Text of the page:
The study by Tan et al.2 features a design well poised to help detect a difference between techniques. Obese women are often thought to present more difficult anatomy for identification of the epidural space and would thus potentially benefit more from the observation of CSF during dural puncture epidural, which would help the operator confirm midline placement of the epidural needle and reject a false loss of resistance. The investigators used a 25-gauge Whitacre spinal needle, which might increase transdural transfer of local anesthetic compared to finer needles. They utilized the programmed intermittent epidural bolus and patient-controlled epidural analgesia techniques for the subsequent epidural analgesia. The higher pressures achieved during such injections compared to continuous infusion might also increase transfer of drug to the intrathecal space. Finally, they measured a composite outcome of block inadequacy that included one or more of the following: the need for physician top-ups, asymmetric block, catheter adjustment or replacement, and failed conversion to surgical anesthesia for cesarean delivery. This primary outcome occurred in more than half the participants; use of a such a commonly observed event class increases the power of the study to detect a difference, compared to rarer outcomes. The study was adequately powered to detect a fairly large difference in the primary outcome (62% reduction, as has been observed in epidural vs. combined spinal–epidural studies). Careful attention to randomization and observer blinding was achieved, and randomly observed baseline differences between the groups were controlled for in the analyses.
Despite this study design, Tan et al.2 found no advantage of the dural puncture epidural technique. They acknowledged that use of a very dilute epidural solution might have lessened the effect of transdural drug passage. Use of programmed intermittent epidural bolus and patient-controlled epidural analgesia may have made the epidural group function better than older techniques and lessened the possibility of showing an advantage of dural puncture epidural. In addition, several of their secondary outcomes had wide CI ranges that included clinically meaningful differences, even though the point estimate showed none. Furthermore, the study was powered to detect a greater than 60% difference in the composite outcome, which might have missed smaller differences in the composite or individual outcomes that could still be relevant.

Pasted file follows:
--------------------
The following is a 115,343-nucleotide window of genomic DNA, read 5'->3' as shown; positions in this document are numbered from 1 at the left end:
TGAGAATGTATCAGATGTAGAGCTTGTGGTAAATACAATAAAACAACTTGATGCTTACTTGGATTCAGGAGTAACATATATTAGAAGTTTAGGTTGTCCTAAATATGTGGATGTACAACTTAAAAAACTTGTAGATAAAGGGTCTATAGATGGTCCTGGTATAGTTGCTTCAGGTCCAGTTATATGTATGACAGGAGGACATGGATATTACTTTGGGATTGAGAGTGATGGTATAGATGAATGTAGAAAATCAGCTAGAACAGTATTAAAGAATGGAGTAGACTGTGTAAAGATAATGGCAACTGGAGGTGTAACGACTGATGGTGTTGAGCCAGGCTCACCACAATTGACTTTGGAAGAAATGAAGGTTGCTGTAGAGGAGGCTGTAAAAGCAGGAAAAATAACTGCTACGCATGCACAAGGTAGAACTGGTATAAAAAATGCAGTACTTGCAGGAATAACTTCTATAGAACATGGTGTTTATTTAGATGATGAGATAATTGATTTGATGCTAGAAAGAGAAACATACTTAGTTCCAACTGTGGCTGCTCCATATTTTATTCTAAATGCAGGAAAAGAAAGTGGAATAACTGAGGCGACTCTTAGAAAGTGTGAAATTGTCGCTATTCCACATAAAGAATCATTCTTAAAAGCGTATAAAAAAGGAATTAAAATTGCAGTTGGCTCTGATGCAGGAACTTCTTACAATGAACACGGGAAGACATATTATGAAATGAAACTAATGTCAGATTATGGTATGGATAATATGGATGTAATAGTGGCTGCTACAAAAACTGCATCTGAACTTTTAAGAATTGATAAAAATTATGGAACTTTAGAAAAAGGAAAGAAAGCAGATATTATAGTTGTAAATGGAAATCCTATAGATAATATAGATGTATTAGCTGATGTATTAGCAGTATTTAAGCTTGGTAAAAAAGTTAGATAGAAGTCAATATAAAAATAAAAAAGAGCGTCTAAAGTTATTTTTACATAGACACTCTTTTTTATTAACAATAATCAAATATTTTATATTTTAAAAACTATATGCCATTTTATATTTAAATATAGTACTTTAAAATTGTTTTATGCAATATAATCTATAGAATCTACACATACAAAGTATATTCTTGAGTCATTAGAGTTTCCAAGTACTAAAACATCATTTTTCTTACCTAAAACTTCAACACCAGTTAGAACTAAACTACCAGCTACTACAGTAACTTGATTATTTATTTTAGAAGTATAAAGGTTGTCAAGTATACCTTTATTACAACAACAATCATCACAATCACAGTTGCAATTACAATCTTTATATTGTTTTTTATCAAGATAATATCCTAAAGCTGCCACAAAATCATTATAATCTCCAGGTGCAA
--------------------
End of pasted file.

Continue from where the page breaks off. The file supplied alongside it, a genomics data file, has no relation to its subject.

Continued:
Where does the current study leave the field? Dural puncture epidural appears to be a clever idea in search of an indication. In the general parturient population, the overall effect seems to be quite modest at best. In the higher-risk population studied by Tan et al.,2 there were no significant advantages. It may still be possible to identify patients who could benefit (for example, those in whom equivocal loss of resistance is encountered). However, randomized clinical trials studying such narrow subgroups are unlikely to be performed, and individual clinician judgment will probably guide the development of a home, if any, for the dural puncture epidural technique.
Supported by National Institute of Biomedical Imaging and Bioengineering, National Institutes of Health (Bethesda, Maryland) grant No. 1 R21 EB029493-01A1, Wake Forest Clinical and Translational Science Institute (Winston-Salem, North Carolina) grant No. UL1TR001420, and funds from the Anesthesia Patient Safety Foundation (Rochester, Minnesota; to Dr. Segal).
The authors are not supported by, nor maintain any financial interest in, any commercial activity that may be associated with the topic of this article.